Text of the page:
Monthly Archives: May 2013

Old Adage “To Get a Job, You Must Already Have a Job” Will Soon be Unlawful under New York City Human Rights Law

By Andrew M. Moskowitz, Esq.

Job Description:

Account Manager

Highly regarded service company seeks an Account Manager to call on Third Party Administrators in an assigned geographic region. You will call on new TPA’s as well as handle an assigned list. Candidates must have 3+ years of inside sales experience, must be currently employed and have a very stable work history.

Listing from (emphasis added). 

The New York City Human Rights Law (NYCHRL) bars discrimination based on a variety of factors including race, age, national origin, gender, sexual orientation, and disability.  On June 11, 2013, an amendment to the NYCHRL prohibiting discrimination against unemployed individuals will take effect.  The amendment adds employment status as an additional protected category.  Although other jurisdictions (including New Jersey) prohibit discrimination against the unemployed, the New York City law is reportedly the first to provide a private cause of action. Under the NYCHRL, individuals may file a complaint with the New York City Division on Human Rights or file a civil lawsuit and recover compensatory and punitive damages, injunctive relief, and attorneys fees and costs.

The amendment to the NYCHRL provides that, unless otherwise permitted by city, state or federal law, covered employers may not base an employment decision on the fact that the applicant is unemployed, a term defined as someone who does not have a job, is available for work, and is seeking employment.  In addition, the law prohibits facially neutral policies—such as, for example, requiring a minimum level of professional experience—which disparately impact the unemployed, unless an employer can demonstrate either that these requirements are substantially job-related or that the policy did not have a disparate impact upon the unemployed.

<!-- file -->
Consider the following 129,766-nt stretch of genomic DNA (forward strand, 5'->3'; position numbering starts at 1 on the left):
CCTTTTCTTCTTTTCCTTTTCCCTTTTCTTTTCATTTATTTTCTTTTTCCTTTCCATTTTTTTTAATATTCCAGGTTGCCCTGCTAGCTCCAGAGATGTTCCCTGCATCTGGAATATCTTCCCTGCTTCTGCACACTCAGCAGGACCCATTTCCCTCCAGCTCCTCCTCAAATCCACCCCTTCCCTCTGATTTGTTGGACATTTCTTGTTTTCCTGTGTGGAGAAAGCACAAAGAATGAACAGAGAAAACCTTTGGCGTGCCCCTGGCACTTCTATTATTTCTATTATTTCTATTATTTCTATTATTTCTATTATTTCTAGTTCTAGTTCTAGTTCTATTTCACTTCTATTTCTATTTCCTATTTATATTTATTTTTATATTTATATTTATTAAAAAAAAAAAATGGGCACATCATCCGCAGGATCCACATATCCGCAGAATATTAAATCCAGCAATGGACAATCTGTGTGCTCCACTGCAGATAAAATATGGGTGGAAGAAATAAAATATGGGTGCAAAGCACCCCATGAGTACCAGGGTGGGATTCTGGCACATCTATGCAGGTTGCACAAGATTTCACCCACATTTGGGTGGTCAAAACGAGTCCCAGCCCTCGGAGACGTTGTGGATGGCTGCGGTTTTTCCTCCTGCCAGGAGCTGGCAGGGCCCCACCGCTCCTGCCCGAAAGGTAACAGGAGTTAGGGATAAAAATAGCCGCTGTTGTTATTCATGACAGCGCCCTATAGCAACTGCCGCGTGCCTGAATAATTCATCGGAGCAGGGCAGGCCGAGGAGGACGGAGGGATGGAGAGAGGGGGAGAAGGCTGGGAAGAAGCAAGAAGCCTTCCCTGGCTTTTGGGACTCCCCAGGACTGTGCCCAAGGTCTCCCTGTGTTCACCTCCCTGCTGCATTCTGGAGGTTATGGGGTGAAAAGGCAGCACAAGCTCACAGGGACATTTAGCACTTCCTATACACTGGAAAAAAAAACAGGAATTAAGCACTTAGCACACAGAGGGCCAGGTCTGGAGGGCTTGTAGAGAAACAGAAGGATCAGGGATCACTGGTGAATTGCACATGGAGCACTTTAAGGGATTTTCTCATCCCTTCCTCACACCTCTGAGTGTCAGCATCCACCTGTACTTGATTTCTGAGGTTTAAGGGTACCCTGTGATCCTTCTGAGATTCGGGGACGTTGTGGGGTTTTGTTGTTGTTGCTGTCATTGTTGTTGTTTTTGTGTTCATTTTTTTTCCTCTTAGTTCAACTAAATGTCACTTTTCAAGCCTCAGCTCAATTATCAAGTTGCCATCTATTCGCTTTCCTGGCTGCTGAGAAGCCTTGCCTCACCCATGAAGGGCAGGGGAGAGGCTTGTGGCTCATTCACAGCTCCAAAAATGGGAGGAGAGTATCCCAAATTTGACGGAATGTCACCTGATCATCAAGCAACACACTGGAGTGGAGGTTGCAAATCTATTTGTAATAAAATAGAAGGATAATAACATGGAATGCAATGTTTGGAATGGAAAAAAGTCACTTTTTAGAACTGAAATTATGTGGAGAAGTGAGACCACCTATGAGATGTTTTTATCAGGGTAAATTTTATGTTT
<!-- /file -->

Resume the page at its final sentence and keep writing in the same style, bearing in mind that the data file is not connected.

The amendment to the NYCHRL, which passed over Mayor Bloomberg’s veto, applies to most employers and employment agencies with four or more employees and/or independent contractors.  Exceptions include certain public employees and/or agencies (including the Mayor’s office) as well as individuals employed pursuant to a collective bargaining agreement.

The new law does not prohibit employers from granting preferential treatment to their own employees.  Thus, an employer may state that only applicants who are current employees will be considered for a particular position, or that current employees will be given priority.

In certain other instances, the new law permits employers to consider applicants’ employment status. An employer may still inquire into the circumstances surrounding an applicant’s separation from his or her prior employment; request that an applicant have a certain amount of experience; and/or make compensation and benefit decisions based on an applicant’s experience. In addition, where it can demonstrate “a substantially job-related reason for doing so,” an employer may consider an applicant’s employment status.

The new law continues to permit employers to require a current and valid professional or occupational license; a certificate, registration, permit, or other credential; a minimum level of education or training; or a minimum level of professional, occupational, or field experience.  However, where an employer does impose such qualifications, it may be required to demonstrate that each prerequisite is substantially job-related.  Where there is substantial evidence that an alternative policy with less disparate impact is available, the employer then bears the burden of proving that the alternative would not serve it as well.  If the employer cannot meet this burden, it may be deemed to have violated the law.

Going forward, New York City employers would be wise to refrain from employing some of the terms in the listing such as requiring applicants to be “currently employed” or to “have a very stable work history.”  To the contrary, employers should revise their policies to affirmatively state that they do not discriminate against individuals who are unemployed.  Finally, employers should be prepared to explain why each qualification for a position is substantially job-related.